Former President Jimmy Carter and nine other Nobel Peace Prize winners this week called upon President Barack Obama and Secretary of State John Kerry to “do the right thing” and “reject” the Keystone XL Pipeline. The Nobel Laureates’ open letter, published in Politico, is worth reading because it epitomizes the intellectual poverty of the anti-Keystone faction.
Asserting that Obama and Kerry’s stand on Keystone XL will “define” their “legacy” on climate change, the Nobels claim that rejection of the pipeline would (1) “have meaningful and significant impacts in reducing carbon pollution,” (2) “pivot our societies away from fossil fuels and towards smarter, safer and cleaner energy,” and (3) “signal a new course for the world’s largest economy.” Wrong on all counts.
As Cato Institute scientist Chip Knappenberger shows, using a climate model developed by the EPA, even if we make the totally unrealistic assumption that all the oil shipped via Keystone XL is additional oil in the global supply that would otherwise never be produced, the pipeline would have to run at full capacity for 1,000 years just to raise average global surface temperature by one-tenth of a degree Celsius. Climatologically, Keystone XL is irrelevant.
The Nobels might reply that the pipeline’s emissions are not the issue. According to them, Keystone XL is the “linchpin for tar sands [oil] expansion,” hence approving the pipeline would commit the world to a “dangerous” development path while rejecting it would move the world towards a new, cleaner path. Okay, time for a restatement of the obvious.
The U.S. economy is in the midst of a revolution in unconventional oil and gas, and the global appetite for oil and gas is growing by leaps and bounds. These trends are determined by basic economic and technological realities, not by a political decision about one infrastructure project. The Nobels’ conceit that Keystone XL is a “pivot” for the global economy and, thus, for the climate system is a reversion to the magical thinking of children.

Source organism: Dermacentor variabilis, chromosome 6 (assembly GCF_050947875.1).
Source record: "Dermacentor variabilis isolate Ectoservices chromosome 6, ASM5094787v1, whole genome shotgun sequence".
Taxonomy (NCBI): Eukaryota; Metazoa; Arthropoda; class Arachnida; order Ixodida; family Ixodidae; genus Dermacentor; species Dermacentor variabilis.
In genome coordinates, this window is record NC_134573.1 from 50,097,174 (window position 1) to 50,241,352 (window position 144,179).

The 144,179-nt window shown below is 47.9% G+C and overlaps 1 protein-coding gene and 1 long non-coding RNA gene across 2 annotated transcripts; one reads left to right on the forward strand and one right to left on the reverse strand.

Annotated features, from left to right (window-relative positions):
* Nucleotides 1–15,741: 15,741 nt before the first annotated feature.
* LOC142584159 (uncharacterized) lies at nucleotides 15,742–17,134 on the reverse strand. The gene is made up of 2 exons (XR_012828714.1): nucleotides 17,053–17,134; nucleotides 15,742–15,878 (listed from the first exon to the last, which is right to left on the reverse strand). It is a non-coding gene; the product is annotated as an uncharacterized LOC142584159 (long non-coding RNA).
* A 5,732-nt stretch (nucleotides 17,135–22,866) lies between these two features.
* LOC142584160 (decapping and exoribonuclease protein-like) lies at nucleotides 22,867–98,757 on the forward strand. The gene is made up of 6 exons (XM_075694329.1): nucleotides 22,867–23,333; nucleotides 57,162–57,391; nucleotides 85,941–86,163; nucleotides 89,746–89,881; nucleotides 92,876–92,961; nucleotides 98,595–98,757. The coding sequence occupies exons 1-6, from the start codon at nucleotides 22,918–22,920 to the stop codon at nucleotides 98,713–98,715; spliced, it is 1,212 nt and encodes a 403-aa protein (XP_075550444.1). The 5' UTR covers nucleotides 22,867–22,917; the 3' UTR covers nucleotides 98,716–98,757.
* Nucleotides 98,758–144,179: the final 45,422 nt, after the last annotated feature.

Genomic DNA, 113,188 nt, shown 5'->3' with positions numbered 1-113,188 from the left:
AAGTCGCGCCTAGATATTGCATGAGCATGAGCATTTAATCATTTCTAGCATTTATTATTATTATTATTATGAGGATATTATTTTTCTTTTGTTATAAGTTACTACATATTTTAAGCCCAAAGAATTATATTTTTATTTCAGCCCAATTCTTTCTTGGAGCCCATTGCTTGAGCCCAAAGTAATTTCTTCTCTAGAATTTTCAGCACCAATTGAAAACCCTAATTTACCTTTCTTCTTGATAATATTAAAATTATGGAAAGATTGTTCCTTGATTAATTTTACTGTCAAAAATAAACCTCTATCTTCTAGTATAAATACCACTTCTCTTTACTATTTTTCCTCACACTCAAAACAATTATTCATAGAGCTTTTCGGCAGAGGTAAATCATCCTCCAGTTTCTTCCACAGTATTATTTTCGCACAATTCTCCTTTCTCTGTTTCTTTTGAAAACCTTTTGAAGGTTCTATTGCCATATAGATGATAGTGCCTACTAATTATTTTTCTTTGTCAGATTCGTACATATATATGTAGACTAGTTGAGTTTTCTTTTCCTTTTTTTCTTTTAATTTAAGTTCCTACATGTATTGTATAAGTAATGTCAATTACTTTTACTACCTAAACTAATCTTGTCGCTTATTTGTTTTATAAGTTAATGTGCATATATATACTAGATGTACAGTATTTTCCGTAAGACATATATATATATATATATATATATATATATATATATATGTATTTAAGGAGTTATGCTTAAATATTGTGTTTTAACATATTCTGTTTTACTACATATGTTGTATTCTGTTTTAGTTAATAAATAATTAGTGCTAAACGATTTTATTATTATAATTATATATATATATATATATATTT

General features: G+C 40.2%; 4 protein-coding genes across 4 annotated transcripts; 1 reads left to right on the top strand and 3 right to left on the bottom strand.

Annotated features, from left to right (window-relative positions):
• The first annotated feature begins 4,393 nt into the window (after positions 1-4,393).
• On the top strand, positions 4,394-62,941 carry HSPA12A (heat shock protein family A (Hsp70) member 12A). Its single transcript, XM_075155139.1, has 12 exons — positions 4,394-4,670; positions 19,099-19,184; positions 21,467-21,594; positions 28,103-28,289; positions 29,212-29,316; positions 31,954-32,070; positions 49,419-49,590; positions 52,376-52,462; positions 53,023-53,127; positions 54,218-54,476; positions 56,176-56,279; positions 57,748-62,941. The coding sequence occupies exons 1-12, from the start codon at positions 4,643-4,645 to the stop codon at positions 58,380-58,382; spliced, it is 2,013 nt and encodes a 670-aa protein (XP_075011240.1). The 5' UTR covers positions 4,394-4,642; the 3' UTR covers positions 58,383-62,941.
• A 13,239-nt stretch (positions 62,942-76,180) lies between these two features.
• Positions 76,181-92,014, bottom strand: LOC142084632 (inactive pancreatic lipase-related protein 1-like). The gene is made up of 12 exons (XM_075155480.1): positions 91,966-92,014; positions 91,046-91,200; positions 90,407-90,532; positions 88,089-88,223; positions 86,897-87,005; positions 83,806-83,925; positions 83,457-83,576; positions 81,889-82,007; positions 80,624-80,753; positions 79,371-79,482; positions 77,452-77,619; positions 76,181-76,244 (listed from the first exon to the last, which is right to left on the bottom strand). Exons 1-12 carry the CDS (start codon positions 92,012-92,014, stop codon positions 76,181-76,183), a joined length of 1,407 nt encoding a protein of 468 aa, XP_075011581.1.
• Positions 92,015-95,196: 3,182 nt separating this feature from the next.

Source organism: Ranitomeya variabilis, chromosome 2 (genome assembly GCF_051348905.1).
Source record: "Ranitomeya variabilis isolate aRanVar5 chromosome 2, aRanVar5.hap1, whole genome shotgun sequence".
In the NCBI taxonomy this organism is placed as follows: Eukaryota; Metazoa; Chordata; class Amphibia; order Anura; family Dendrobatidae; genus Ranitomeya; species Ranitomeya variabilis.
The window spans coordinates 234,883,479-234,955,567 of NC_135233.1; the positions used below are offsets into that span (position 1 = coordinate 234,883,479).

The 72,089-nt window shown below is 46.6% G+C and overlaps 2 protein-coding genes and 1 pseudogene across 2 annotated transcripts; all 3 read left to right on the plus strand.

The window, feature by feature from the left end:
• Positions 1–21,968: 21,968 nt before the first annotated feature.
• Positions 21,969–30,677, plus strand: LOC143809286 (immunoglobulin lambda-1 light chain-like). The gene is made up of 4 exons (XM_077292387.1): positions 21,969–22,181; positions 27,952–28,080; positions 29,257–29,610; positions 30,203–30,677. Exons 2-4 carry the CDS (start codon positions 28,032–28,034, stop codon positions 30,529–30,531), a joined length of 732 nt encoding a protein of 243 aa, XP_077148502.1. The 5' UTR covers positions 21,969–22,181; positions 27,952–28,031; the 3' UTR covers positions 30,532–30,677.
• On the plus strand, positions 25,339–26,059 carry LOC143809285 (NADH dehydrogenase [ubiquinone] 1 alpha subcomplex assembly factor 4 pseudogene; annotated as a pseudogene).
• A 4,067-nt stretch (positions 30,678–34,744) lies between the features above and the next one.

The Nobels assert that, “The myth that tar sands development is inevitable and will find its way to market by rail if not pipeline is a red herring.” But alternate delivery via rail is not a myth, it’s a massive and growing reality. Maybe before writing to Secy. Kerry, the Nobels should read the State Department’s Final Supplemental Environmental Impact Statement (FSEIS) on Keystone XL, especially Chapter 4: Market Analysis.
As in the 2011 Final EIS and 2013 Draft Supplemental EIS, State again concludes that “the proposed Project is unlikely to significantly affect the rate of extraction in oil sands areas (based on expected oil prices, oil-sands supply costs, transport costs, and supply-demand scenario).” A big difference, though, is that whereas the 2011 and 2013 reports “discussed the transportation of Canadian crude by rail as a future possibility,” the FSEIS “notes that the transportation of Canadian crude by rail is already occurring in substantial volumes.” Indeed, from January 2011 through November 2013, rail transport of Canadian crude to U.S. refineries increased from practically zero barrels per day (bpd) to 180,000 bpd.
The completed Keystone XL Pipeline is estimated to have a capacity to deliver 830,000 bpd of crude oil. According to the FSEIS, rail-loading facilities in the Western Canadian Sedimentary Basin (WCSB) are already “estimated to have a capacity of approximately 700,000 bpd of crude oil, and by the end of 2014, this will likely increase to more than 1.1 million bpd.” [click to continue…]